May 31, 2022

This Is Not a Book About Benedict Cumberbatch

By Tabitha Carvan
In her funny, thought-provoking memoir, Tabitha Carvan makes an excellent case for figuring out what you like and embracing the delight it brings—no shame allowed.
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When do pleasures become guilty, transforming from sources of pure fun into fodder for defensiveness? And why is it so difficult for so many adults, especially women, to enjoy their interests regardless of what other people think?

Australian science writer Tabitha Carvan found herself asking these questions when, much to her surprise, she suddenly became a devoted fan of English actor Benedict Cumberbatch at age 36. As an overwhelmed and exhausted mother of two young children, she was “stuck in an interminable holding pattern, circling the airport and dumping fuel. . . . I was praying for something to hit me, just to break up the monotony.”

Author Tabitha Carvan extols the importance of completely pointless fun.

Turns out, watching Cumberbatch in the BBC series “Sherlock” was just the thing. But the intensity of her interest confounded Carvan, not least of all because of its similarity to her teenage obsessions with U2 and INXS. She thought she’d left those sorts of fanatic feelings behind, she explains in her clever and charming debut, This Is Not a Book About Benedict Cumberbatch: The Joy of Loving Something—Anything—Like Your Life Depends On It. And she had no idea why they were surging back in response to this man, at this time.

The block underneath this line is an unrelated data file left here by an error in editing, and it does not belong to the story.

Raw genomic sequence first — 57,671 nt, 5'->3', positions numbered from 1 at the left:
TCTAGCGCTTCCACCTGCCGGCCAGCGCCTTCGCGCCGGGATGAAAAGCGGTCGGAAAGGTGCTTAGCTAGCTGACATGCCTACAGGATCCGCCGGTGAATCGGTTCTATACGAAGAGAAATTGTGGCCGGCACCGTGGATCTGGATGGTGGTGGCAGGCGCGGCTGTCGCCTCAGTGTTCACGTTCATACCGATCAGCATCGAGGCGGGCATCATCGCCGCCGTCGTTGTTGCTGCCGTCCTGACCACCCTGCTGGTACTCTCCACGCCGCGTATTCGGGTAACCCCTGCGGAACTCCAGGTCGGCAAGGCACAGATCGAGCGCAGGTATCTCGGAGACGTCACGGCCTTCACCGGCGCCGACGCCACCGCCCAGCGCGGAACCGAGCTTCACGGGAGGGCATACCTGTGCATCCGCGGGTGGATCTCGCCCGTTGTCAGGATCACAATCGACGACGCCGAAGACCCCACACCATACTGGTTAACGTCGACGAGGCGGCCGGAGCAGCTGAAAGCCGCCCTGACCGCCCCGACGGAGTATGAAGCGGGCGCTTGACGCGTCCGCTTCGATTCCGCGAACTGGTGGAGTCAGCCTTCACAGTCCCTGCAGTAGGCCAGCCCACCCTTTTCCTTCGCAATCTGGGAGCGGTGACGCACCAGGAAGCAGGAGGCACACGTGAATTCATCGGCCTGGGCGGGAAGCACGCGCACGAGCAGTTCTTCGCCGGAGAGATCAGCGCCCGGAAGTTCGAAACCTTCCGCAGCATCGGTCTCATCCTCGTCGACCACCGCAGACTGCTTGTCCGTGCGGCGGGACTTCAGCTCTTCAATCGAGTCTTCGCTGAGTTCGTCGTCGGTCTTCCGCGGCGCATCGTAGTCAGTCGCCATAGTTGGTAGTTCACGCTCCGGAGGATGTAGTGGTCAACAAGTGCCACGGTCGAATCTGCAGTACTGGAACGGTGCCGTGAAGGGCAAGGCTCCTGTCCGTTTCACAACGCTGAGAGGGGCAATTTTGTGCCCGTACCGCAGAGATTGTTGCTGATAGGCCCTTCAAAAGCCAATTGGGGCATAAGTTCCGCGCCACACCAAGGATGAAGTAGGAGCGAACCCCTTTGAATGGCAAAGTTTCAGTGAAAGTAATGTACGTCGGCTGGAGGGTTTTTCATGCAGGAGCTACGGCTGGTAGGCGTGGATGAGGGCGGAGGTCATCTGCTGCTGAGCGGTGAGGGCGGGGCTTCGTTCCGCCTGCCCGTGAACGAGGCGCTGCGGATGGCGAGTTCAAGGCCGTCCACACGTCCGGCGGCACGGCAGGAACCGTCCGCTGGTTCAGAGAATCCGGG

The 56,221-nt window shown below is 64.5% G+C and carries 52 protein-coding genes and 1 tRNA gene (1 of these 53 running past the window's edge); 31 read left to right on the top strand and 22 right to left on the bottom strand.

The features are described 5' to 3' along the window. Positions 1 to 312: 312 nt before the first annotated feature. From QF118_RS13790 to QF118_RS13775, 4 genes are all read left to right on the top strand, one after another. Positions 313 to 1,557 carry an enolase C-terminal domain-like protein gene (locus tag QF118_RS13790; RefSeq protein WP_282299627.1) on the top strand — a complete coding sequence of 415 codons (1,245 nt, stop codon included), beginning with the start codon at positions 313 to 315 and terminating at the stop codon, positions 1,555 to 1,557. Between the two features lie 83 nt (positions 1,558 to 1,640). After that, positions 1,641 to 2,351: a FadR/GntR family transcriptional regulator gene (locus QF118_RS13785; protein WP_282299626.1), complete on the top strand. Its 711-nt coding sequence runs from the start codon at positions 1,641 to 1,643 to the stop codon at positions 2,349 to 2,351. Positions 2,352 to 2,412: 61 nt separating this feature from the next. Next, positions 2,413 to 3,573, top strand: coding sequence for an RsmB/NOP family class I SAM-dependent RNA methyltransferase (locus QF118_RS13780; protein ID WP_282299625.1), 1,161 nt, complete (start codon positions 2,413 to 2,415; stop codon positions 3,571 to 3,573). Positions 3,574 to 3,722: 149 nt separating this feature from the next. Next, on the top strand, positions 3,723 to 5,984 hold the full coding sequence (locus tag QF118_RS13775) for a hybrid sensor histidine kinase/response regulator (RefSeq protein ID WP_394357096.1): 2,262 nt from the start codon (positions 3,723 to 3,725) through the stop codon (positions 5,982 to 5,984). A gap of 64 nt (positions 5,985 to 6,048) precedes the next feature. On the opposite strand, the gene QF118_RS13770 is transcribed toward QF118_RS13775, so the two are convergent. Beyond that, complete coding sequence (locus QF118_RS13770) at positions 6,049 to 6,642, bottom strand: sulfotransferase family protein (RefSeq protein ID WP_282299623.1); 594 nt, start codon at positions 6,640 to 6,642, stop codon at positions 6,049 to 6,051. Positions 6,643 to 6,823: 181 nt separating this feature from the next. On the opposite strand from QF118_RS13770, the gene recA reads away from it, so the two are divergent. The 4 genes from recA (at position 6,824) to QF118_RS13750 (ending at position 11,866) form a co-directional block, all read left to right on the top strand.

She dove into Cumberbatch’s repertoire in search of answers, following a “viewing schedule [that] was being determined by Benedict Cumberbatch’s IMDb page like it was the actual TV guide.” Along the way, Carvan found that she felt the need to hide her infatuation, even as it was reviving her sense of self. So she investigated her new dedication to fandom: She read books on identity and fantasy, pondered friends’ comparatively dull obsessions (“that bird was very boring and Benedict Cumberbatch is very interesting”), and interviewed numerous fellow Cumberbatch fans.

Carvan’s candid revelations about the ways in which passion, bias, identity and motherhood intersect are hard-won and insightful, not to mention humorous. As she shares them in This Is Not a Book About Benedict Cumberbatch, she makes an excellent case for taking time to figure out what you like and embracing the delight it brings—no shame allowed. Plus, a witty, well-researched appendix offers copious information for the Cumber-curious; “Top ten Benedict Cumberbatch characters, hairwise, according to me” is particularly enlightening.

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